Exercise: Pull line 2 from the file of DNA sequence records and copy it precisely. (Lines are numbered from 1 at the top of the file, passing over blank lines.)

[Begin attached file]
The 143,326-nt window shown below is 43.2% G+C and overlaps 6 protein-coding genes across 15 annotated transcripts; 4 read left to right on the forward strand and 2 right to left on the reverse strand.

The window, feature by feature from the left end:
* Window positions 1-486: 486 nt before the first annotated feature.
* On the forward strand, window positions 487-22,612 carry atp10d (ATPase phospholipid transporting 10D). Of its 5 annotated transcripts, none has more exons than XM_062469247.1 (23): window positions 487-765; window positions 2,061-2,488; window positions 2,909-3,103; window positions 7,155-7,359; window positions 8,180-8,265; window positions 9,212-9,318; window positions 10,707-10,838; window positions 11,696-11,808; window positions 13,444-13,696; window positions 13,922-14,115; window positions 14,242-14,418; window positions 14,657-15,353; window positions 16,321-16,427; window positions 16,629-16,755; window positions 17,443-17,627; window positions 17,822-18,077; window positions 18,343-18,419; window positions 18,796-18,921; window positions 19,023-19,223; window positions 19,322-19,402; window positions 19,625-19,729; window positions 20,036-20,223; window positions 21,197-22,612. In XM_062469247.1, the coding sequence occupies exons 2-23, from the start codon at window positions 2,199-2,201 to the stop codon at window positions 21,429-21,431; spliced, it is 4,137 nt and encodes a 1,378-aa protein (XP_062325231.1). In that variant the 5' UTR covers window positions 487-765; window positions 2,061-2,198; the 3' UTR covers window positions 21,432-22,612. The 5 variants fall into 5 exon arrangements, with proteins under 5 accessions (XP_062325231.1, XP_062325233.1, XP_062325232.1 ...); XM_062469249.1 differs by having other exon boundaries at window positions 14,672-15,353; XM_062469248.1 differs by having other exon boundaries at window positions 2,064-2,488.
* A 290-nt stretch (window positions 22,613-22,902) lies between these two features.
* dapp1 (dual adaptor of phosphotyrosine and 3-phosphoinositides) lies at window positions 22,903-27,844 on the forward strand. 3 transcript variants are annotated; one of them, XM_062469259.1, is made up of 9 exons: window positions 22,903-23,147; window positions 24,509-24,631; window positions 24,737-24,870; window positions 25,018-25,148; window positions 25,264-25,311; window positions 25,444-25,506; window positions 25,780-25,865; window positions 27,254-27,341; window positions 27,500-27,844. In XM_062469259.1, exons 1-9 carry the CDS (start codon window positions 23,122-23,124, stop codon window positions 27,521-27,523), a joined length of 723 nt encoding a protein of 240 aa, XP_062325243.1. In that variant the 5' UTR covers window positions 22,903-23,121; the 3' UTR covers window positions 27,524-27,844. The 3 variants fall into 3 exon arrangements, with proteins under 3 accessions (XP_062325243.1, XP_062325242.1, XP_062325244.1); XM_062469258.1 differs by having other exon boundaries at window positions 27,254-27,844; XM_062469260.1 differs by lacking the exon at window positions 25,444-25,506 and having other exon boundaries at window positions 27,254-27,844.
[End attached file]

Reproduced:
The window, feature by feature from the left end: